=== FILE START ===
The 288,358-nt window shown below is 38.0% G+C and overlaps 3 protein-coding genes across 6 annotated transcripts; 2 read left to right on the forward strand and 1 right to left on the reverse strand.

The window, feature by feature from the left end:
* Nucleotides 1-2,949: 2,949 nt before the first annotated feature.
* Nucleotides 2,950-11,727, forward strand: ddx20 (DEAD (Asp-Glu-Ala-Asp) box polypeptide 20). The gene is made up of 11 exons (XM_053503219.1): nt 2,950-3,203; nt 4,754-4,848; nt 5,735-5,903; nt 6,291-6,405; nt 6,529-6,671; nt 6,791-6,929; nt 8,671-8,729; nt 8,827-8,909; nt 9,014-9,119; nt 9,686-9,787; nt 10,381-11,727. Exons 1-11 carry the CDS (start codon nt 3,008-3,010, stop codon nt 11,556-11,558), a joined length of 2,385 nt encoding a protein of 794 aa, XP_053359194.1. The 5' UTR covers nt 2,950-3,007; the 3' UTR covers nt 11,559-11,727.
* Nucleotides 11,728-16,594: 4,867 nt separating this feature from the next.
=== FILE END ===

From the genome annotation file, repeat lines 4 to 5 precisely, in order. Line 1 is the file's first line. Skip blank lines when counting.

* Nucleotides 2,950-11,727, forward strand: ddx20 (DEAD (Asp-Glu-Ala-Asp) box polypeptide 20). The gene is made up of 11 exons (XM_053503219.1): nt 2,950-3,203; nt 4,754-4,848; nt 5,735-5,903; nt 6,291-6,405; nt 6,529-6,671; nt 6,791-6,929; nt 8,671-8,729; nt 8,827-8,909; nt 9,014-9,119; nt 9,686-9,787; nt 10,381-11,727. Exons 1-11 carry the CDS (start codon nt 3,008-3,010, stop codon nt 11,556-11,558), a joined length of 2,385 nt encoding a protein of 794 aa, XP_053359194.1. The 5' UTR covers nt 2,950-3,007; the 3' UTR covers nt 11,559-11,727.
* Nucleotides 11,728-16,594: 4,867 nt separating this feature from the next.